Telling time from a clock is easy, learning time calculations is not

A child can learn to tell the time on a clock fairly easily but mastering time calculations is a whole other ball game

It is very important to acknowledge that there is a HUGE difference between telling time, and working out what the time was 45 minutes ago.

Telling Time Ages 5 to 6

A child should be able to read the hour and half-hour marks on an analogue clock and be able to draw in the hands for example if you say “Draw three o’clock.”

Telling Time Ages 6 to 7

A child should know the number of seconds in a minute, minutes in an hour, hours in a day and days in a week. A child should also be able to understand quarter-to and quarter-past when read a clock or drawing the hands on a clock.

Telling Time Ages 7 to 8

A child should be able to also read digital clocks, understand AM and PM as well as the 24-hour clock (e.g. that 1PM = 13:00), and be able to use the associated vocabulary such as morning, afternoon, AM, PM, noon, midday and midnight etc.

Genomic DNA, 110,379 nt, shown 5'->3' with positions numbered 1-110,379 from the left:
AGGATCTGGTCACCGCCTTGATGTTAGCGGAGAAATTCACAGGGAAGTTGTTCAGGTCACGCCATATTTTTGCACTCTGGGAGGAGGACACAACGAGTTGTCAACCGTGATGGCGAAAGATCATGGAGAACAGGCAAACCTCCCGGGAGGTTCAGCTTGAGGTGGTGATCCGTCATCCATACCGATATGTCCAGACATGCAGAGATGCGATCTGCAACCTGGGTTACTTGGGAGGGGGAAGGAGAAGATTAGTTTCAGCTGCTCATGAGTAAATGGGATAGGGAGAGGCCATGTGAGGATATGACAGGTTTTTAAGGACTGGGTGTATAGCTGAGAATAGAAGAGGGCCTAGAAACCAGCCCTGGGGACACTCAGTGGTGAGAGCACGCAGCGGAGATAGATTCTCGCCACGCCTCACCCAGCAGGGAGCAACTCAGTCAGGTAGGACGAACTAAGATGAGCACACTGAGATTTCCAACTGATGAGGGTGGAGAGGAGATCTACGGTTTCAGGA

Time Calculations for Ages 8+

Children age 8+ should be able to perform time calculations starting with simple sums such as “It is 8AM now, what will the time be one hour from now?” – continuing on to more complex questions for 9+ into years 5 and 6 using train timetables and working out how long it takes a train to go from one city to another.

AM / PM Time Calculations

More complex questions involve AM and PM – e.g. where the answer to a train timetable question overlaps from AM into PM and vice-versa.

24 Hour Calculations

This is the final level in KS2 which a lot of children struggle with, including into Secondary School (and including a lot of adults!).

Such questions involve adding and subtracting hours and minutes even across midnight into the next day, where answers must be expressed in 24hr clock notation.

For example a plane leaving London at 8:05PM which takes seven and a half hours to fly to New York. What time will it arrive in London time and New York time, expressing both answers in 24hr notation including the day.

This is not easy and requires a better method than just using clock faces.